As we begin to move into the Warmer Spring and Hotter Summer months, it’s time once again to monitor the drought situation in Georgia and the south more closely.
Since my last drought update on February 2, the situation in Georgia has not improved. In fact, only 4.39 percent of the state is without drought at this time compared to 14.41 percent 2 months ago.
Due to lack of rainfall this winter we are seeing ‘abnormally dry’ conditions creep back into North Georgia quite early this year. In central and south Georgia drought conditions overall have not improved greatly, except in the southeast corner where a small area is now in ‘severe drought’ down from ‘extreme’.
Here are some rainfall totals for select areas in Georgia from the National Weather Service Peachtree City GA.:
LOCATION TOTAL RAINFALL NORMAL DEPARTURE PERCENT
LAST 365 DAYS VALUE FROM NORMAL OF NORMAL
ATLANTA 32.93 49.76 -16.83 66%
ATHENS 30.14 46.39 -16.25 65%
COLUMBUS 38.39 46.78 -8.39 82%
MACON 28.66 45.72 -17.06 63%
Across the southeast and the rest of the nation we see some improvement in Texas north to Kansas, while Florida and the northeast remain dry.
The areas in Florida and the northeast this past weekend continuing today in the northeast have seen some much needed rains due to a Low pressure developing in the Gulf of Mexico. The LP moved over areas of the Florida Panhandle and up the east coast where it has joined with another low bringing rains and April snow to the northeast. How much drought relief in these areas is yet to be calculated.
Here is a graphic showing Percentage of Normal precipitation in the Southeast since the beginning of 2012 through April 19 2012. Notice the darker RED shaded areas, which have seen much below normal rainfall since the beginning of 2012.
Here is a graphic showing Departure from Normal Precipitation April 2011 through March 2012. Again, the darker shaded RED areas show area that have seen little rainfall. Some areas are 16 to 20 inches below normal for the lats 12 months.
If all this was not bad enough concerning drought in the higher impacted areas across the U.S., the seasonal drought outlook for April through June of 2012 paints a dry picture, where drought is to persist or intensify.
Concerning the drought situation in the southeast; the National Weather Service / Southeast River Forecast Center released and assessment on April 17 2012. Here’s an excerpt of what was stated in the release. Needless to say, it’s not looking good for the southeast….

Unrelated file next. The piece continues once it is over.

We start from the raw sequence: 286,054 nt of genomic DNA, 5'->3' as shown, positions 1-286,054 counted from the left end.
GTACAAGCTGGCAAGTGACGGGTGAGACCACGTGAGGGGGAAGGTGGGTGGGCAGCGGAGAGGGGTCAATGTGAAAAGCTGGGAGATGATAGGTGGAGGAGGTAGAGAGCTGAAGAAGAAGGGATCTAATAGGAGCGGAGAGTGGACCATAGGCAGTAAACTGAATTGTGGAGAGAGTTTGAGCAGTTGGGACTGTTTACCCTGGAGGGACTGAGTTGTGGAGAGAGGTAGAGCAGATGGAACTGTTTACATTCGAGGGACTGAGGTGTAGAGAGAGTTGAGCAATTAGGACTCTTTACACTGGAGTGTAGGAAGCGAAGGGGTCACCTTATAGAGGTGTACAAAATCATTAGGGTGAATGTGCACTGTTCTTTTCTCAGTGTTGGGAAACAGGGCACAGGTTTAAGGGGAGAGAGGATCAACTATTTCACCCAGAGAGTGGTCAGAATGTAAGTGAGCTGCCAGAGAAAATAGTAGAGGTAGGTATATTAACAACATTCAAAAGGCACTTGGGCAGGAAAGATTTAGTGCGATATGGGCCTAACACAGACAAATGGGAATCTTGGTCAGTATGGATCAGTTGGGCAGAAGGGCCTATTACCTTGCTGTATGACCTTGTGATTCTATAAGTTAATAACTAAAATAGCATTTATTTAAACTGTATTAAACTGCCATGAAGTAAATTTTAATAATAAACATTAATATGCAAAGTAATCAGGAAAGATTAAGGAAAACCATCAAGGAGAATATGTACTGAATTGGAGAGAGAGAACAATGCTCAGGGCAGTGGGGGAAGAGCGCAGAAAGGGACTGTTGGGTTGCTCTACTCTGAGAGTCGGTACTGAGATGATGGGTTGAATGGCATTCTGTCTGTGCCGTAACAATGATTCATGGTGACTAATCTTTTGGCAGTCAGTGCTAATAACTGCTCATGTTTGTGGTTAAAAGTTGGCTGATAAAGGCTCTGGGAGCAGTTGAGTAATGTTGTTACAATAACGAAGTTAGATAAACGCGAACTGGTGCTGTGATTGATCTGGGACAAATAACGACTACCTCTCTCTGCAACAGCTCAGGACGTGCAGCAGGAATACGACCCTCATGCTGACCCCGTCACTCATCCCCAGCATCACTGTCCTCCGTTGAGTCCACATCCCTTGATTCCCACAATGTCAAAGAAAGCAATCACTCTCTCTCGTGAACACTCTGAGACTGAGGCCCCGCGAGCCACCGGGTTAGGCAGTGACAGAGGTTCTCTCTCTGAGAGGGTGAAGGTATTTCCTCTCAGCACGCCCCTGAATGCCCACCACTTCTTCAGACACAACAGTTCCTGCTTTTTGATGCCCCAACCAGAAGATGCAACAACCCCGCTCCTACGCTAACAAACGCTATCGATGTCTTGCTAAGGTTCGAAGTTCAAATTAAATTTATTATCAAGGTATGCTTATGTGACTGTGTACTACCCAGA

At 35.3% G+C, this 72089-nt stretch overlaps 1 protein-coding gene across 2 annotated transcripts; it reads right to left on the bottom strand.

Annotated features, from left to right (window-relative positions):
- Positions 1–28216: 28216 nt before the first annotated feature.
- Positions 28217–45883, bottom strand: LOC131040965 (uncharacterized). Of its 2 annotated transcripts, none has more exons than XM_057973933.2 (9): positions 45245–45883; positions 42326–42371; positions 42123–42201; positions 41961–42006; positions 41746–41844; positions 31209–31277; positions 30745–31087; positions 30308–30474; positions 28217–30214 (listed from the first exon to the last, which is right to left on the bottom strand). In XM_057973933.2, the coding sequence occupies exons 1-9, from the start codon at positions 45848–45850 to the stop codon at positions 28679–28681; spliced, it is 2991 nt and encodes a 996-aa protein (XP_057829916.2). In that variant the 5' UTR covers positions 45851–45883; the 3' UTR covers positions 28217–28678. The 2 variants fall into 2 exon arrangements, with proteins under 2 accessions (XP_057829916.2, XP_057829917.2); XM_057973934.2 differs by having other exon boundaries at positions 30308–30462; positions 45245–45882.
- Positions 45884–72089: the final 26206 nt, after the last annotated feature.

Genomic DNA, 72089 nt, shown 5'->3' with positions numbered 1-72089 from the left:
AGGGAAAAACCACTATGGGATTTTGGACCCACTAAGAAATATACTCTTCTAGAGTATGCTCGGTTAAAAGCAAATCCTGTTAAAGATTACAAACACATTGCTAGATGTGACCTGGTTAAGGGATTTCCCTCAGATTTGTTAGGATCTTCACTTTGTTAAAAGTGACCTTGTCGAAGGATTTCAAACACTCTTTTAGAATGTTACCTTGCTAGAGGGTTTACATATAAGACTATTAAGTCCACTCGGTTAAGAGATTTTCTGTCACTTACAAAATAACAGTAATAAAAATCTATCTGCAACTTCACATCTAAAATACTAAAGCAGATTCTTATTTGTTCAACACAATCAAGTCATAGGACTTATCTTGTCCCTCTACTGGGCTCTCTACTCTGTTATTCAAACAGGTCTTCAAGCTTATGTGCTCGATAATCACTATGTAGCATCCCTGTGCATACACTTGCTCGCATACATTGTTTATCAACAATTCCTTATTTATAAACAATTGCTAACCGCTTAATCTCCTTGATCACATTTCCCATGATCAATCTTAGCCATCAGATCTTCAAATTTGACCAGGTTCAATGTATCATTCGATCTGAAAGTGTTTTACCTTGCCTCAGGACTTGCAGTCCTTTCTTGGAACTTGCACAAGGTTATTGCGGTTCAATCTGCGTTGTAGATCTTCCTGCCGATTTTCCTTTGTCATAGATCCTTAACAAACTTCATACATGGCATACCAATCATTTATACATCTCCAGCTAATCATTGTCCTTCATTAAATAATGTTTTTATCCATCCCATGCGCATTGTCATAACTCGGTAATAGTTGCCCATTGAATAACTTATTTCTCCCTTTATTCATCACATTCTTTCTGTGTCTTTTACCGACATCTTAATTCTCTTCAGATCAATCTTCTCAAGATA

National Weather Service
Southeast River Forecast Center
Hydrologic Vulnerability Assessment – Drought
4:00 p.m. Tuesday, April 17, 2012
… Lack of rainfall during the month of March over much of the Southeast has helped to intensify the drought in parts of Alabama and South Carolina, and much of Georgia and Florida …
Typically each year the Southeast usually sees significant improvement in its water resource situation during the month of March. Climatologically, March can produce flooding as well as beneficial recharge to reservoirs, rivers, and groundwater. This has not been a typical year, and therefore, a variety of factors have led to the deterioration of water resource conditions.
The forecast for the May, June, and July time frame looks similar to what the Southeast is experiencing now. With no large-scale weather pattern, there is still a great deal of uncertainty in the forecast. With initial conditions being so dire right now, below-normal precipitation would produce significant problems across many of the areas already dealing with drought conditions, causing reservoirs to fall more quickly than in the past. Even normal rainfall will not help conditions significantly. Above-normal rainfall will be needed to improve conditions.
You can read the whole report with graphics here. This is a PDF – http://content.govdelivery.com/attachments/USNWS/2012/04/17/file_attachments/106813/HVA_apr1612.pdf